The Long House was designed by Keith Williams Architects has been conceived as a “secret dwelling”, screened from the outside world. Much of it is single storey, in sharp contrast to typical, vertically stacked 4 or 5 storey London houses. Its flank to the outside world is formed by the rebuilt, single storey boundary wall. Above, a clerestorey glazed strip and zinc vault form the garden wing over a toplit, subterranean swimming pool. The much smaller upper portions of the house are formed of simple blank façades deployed along the top of the wall echoing the volumes of the earlier buildings. Facing the garden, the elevations open out in a freer and more transparent way, beginning to dissolve the relationship between inside and out. The form of the long house has been determined by careful integration of the new masses with the scale and form of the existing adjoining houses. The 49m long house comprises living and dining spaces, a subterranean lap pool, 4 main bedrooms, and guest and maid’s wing and garaging for 2 cars.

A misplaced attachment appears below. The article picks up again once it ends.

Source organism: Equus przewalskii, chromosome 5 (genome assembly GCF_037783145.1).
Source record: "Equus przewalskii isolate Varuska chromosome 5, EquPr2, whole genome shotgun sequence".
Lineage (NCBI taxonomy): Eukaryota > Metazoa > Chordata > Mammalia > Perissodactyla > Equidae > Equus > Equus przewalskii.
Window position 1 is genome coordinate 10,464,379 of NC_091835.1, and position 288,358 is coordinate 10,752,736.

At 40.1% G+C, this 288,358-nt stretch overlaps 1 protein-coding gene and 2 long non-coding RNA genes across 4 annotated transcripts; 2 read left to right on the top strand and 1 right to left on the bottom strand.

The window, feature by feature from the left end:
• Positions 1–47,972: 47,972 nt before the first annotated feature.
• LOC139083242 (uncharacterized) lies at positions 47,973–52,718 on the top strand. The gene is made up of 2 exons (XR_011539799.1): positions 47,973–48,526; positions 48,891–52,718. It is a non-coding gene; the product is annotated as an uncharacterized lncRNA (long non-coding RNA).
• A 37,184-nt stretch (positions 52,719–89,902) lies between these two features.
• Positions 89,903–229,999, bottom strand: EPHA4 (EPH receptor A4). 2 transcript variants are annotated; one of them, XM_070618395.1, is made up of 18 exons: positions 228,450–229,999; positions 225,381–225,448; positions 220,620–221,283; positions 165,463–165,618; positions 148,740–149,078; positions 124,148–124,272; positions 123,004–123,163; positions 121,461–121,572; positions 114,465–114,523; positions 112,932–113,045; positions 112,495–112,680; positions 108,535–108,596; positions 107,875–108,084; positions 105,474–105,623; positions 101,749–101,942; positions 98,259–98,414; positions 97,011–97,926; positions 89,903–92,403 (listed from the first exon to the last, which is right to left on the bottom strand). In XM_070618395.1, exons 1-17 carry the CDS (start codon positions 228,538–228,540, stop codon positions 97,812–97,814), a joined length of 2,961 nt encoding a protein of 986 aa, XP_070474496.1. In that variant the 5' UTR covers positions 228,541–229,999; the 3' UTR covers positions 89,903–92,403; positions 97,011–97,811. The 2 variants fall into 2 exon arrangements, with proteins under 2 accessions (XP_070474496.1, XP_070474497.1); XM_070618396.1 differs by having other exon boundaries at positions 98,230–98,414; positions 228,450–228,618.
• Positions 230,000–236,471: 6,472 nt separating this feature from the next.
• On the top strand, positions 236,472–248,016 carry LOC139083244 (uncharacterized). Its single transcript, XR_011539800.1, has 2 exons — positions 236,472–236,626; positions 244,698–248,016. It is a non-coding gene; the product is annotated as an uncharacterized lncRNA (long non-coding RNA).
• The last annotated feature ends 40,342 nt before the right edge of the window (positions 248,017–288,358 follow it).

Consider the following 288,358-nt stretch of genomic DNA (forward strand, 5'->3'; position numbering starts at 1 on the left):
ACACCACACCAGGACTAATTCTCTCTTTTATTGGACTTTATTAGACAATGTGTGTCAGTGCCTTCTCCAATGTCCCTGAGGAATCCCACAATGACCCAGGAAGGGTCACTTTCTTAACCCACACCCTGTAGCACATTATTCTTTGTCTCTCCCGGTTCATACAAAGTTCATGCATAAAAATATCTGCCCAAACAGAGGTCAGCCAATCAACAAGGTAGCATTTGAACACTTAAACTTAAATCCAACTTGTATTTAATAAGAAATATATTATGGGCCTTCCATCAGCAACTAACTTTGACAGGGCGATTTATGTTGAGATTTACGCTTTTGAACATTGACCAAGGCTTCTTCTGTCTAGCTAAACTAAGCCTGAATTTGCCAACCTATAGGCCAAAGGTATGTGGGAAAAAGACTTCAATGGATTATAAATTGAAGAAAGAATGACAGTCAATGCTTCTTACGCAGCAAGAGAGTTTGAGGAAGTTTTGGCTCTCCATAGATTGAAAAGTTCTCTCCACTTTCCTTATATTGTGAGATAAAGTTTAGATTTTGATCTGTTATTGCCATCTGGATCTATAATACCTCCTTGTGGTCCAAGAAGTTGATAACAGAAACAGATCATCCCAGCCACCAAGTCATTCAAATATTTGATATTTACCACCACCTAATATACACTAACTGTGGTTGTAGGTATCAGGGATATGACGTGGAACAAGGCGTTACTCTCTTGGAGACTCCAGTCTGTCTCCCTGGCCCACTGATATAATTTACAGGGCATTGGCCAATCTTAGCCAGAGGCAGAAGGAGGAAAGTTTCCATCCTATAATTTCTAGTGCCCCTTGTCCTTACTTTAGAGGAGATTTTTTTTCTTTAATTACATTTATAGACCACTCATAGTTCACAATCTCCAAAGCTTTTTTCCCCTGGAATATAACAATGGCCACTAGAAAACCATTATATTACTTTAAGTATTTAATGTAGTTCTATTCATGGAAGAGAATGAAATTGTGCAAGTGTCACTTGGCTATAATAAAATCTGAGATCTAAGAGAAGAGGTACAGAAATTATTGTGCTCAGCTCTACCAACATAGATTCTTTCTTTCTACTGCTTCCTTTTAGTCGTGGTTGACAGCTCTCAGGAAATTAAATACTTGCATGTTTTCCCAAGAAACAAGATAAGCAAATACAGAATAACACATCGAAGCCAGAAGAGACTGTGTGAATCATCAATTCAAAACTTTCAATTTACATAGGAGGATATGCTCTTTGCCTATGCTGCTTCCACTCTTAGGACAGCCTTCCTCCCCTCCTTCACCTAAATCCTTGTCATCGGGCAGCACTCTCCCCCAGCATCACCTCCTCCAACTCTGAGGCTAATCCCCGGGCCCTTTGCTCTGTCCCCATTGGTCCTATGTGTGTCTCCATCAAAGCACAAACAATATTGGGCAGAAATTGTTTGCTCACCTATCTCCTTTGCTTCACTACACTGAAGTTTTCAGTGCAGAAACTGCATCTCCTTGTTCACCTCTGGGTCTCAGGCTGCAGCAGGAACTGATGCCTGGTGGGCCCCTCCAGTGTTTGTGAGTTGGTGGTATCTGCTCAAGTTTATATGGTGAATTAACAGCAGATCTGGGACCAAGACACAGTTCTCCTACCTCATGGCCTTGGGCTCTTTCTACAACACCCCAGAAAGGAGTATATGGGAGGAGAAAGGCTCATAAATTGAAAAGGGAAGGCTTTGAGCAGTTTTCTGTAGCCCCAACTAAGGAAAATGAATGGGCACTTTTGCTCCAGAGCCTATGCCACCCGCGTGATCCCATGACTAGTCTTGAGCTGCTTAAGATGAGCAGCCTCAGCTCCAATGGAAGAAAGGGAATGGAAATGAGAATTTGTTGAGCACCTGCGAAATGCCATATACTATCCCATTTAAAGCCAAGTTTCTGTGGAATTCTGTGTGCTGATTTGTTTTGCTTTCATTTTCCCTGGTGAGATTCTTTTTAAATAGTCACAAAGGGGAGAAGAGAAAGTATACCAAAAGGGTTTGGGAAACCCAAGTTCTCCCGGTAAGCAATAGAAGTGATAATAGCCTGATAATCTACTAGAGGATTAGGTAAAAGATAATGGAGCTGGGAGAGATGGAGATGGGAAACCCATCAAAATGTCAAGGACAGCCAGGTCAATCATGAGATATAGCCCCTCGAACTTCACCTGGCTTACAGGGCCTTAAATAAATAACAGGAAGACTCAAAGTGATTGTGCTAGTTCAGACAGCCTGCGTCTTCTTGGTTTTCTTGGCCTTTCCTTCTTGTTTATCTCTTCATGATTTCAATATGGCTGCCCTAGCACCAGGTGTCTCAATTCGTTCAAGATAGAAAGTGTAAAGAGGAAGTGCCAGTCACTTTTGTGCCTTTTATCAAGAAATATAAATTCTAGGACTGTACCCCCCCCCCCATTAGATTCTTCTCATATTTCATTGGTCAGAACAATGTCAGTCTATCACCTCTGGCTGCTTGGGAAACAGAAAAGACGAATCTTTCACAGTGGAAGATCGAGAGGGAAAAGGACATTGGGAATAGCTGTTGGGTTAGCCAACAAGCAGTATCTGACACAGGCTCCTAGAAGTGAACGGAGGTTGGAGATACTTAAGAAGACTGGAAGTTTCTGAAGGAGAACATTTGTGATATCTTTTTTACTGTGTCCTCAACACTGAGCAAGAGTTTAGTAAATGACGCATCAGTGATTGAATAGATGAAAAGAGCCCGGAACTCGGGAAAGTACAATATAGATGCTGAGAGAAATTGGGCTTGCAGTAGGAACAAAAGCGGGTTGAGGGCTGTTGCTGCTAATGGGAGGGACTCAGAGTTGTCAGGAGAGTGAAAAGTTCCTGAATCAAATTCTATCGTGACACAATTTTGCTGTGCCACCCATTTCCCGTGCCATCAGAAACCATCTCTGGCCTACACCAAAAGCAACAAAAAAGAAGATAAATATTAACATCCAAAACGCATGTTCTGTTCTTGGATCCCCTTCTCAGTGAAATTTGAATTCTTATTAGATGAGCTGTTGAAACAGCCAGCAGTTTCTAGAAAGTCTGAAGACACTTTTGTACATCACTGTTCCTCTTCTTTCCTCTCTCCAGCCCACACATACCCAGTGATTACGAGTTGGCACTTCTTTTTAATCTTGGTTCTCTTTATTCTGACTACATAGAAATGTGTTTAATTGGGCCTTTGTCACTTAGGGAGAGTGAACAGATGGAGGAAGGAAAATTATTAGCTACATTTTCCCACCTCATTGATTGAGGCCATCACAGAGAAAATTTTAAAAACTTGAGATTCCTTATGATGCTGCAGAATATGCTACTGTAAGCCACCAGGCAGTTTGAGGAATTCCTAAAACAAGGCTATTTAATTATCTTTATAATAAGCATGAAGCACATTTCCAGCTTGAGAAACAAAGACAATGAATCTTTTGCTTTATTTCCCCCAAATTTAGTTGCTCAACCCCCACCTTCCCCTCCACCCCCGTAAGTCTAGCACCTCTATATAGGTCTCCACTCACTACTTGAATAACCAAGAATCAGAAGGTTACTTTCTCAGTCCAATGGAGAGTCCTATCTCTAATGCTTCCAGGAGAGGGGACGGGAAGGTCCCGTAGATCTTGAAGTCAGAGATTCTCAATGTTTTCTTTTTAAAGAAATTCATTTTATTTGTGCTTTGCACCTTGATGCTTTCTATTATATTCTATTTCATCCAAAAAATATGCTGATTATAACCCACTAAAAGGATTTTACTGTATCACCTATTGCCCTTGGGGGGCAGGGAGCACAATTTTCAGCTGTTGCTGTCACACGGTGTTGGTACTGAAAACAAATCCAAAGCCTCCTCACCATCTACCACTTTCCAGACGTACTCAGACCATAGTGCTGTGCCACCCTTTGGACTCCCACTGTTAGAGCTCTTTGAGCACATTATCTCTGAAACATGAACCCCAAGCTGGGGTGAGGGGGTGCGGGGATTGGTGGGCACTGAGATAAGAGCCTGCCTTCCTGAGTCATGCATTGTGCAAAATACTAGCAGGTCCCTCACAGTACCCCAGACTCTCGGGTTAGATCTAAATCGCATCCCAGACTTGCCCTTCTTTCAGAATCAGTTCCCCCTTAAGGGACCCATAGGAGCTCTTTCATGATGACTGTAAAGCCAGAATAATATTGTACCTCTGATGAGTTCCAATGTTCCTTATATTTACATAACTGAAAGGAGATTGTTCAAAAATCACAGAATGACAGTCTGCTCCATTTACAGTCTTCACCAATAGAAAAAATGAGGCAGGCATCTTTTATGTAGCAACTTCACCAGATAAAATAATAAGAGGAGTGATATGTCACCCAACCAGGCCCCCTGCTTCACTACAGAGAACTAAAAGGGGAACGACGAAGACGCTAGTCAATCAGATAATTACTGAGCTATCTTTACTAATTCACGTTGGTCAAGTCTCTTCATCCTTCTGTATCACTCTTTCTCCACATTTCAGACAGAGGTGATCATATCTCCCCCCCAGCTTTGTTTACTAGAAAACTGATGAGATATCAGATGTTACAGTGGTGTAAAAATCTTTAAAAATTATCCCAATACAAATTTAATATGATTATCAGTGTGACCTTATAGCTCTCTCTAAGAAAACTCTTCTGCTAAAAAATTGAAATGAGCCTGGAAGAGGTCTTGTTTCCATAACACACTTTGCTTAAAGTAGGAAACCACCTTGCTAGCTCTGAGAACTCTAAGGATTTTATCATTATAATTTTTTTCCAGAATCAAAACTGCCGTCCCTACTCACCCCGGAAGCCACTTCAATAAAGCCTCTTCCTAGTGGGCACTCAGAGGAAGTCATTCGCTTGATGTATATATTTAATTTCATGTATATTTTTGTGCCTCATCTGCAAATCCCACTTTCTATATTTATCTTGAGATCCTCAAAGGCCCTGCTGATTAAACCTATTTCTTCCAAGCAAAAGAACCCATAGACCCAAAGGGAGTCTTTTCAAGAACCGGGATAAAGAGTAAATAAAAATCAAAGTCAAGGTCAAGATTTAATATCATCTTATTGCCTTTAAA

The radical build 720m2 house for a private family client is located in St Johns Wood, a conservation area in London. The house replaces two former 19th century terraced dwellings, which were originally built to service the grand villas on Hamilton Terrace immediately to the west. The triangular land parcel on which the new house sits forms the north side of the close and is in marked contrast to the rectangular street and plot division which is typical of this neighbourhood. The triangular nature of the site is the result of a “fault line” of land ownership between two large London estates, namely the Eyre Estate and the Harrow, which make up the historic land and building ownership of this part of St. Johns Wood. This area of St John’s Wood was largely developed during the 19th century and, although there has been some post-war development and repair of bomb damaged buildings, this is a mature conservation area and therefore a new build contemporary house is a very rare event.